Mahler: Symphony No. 6 / Young, Hamburg Philharmonic

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The Essen Philharmonic premiered Mahler’s Sixth Symphony on May 27, 1906. The composer conducted the performance himself. He only led it two subsequent times: in...

The Essen Philharmonic premiered Mahler’s Sixth Symphony on May 27, 1906. The composer conducted the performance himself. He only led it two subsequent times: in 1906 in Munich and in 1907 in Vienna. The common nickname “Tragic Symphony” was only officially used once (at the first performance in Vienna) and then never again; it did not make its way into published editions of the score.

Here, conductor Simone Young leads the Hamburg Philharmonic in a recording that The Classical Sentinel calls "one of the most beautifully expressive accounts [the critic had] ever heard [and] yet another fine 'live' recording from Oehms Classics."


The performance gripped—and held—my attention from the outset. I like Simone Young’s basic tempo in I: it’s expertly judged and neither too fast nor too slow. That of itself makes an immediately favourable impression. The orchestra makes a good sound, which is well reported by the engineers. The exposition repeat is taken, as most conductors do nowadays, and the performance is characterised by good energy and rhythmic definition...The nostalgic cowbells passage that follows is very atmospheric, though perhaps taken just a fraction too slowly. However, the relaxed pacing gives us the chance to admire some excellent solo woodwind work. The principal horn also excels hereabouts and in many other solo passages during the work. Indeed, the whole horn section, so crucial in this symphony, is on tip-top form throughout. After this dreamy passage, when the tempo picks up again (15:47) the music fairly bounds along and from here until the end the performance is thrusting and dramatic.

The Andante moderato is beautifully sung. The passages of lyrical nostalgia come over very well but later on so, too, do the moments of ardour. The playing is excellent; the string tone is consistently pleasing and there is much fine woodwind work. I find Simone Young’s way with this movement very persuasive: there’s lots of gentle calm but when the temperature of the music rises (for example from 11:56) she brings out the passion—and the insecurity?—that Mahler put into those pages.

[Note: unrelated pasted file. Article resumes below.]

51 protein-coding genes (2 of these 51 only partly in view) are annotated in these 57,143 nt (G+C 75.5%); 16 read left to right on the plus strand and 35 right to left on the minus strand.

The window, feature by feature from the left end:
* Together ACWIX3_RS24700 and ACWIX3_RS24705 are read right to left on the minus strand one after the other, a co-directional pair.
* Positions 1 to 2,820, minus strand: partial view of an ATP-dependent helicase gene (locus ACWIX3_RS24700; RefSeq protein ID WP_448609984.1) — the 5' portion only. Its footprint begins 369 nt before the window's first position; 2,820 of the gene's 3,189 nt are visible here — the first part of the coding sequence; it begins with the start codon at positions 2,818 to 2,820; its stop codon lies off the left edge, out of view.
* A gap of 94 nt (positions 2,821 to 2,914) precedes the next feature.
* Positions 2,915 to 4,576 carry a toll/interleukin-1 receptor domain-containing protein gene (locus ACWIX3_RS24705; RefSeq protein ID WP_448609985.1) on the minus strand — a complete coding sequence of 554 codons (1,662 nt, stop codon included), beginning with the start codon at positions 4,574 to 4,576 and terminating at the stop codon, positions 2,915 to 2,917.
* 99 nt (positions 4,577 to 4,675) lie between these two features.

She invests the scherzo with just the right amount of weight; sufficient to bring out the dark side of the music but not so much as to compromise the sparkiness of the sardonic side of things. As in the first movement, there’s excellent rhythmic definition and good use is made of accents to characterise the music. One advantage of hearing the scherzo third is that as it reaches its end the music dissolves into fragments and eventually stutters to a halt in the depths. Thus it bridges to the sepulchral stirrings at the start of the finale.

In this last, massive movement Simone Young may not quite plumb the emotional depths that, say, Klaus Tennstedt explores but, then, his reading is wholly exceptional and may not be to all tastes. As it is, I think Ms. Young hands the enormous span of this movement very well indeed. Her tempi are well judged and she inspires the orchestra to play with huge commitment—and precision. The brass, in particular, seem tireless in the face of Mahler’s huge demands on them. The first two hammer blows (12:01 and 17:45) are the occasion of massive climaxes, as they should be, and the way in which the ground is prepared for each of them is very impressive. In the four or five minutes that lead up to the third hammer blow (27:54) the music seethes and boils yet the conductor clearly retains tight control. Yes, I did refer to a third hammer blow. Mahler excised that from the score after conducting the first performance, slightly re-orchestrating at that point...The coda (from 28:37) is bleak and gaunt, bringing to an end a very convincing reading of the finale and a very fine performance of the symphony as a whole.

The recording reproduced very well on my equipment and seemed to me to convey the orchestra’s sound with clarity, impact and atmosphere...

Simone Young’s Mahler Sixth enters a crowded field...It would be well-nigh impossible to nominate a “best” and I’m not even going to try, but this Simone Young recording can stand comparison with most. It’s a distinguished issue.

-- MusicWeb International

Product Description:

  • Release Date: September 25, 2012

  • UPC: 4260034864139

  • Catalog Number: OC413

  • Label: Oehms Classics

  • Number of Discs: 2

  • Period: 20th Century

  • Composer: Gustav Mahler

  • Conductor: Simone Young

  • Orchestra/Ensemble: Hamburg Philharmonic Orchestra

  • Performer: Philharmoniker Hamburg, Young


  1. Symphony No. 6

    Composer: Gustav Mahler

    Ensemble: Hamburg Philharmonic

    Conductor: Simone Young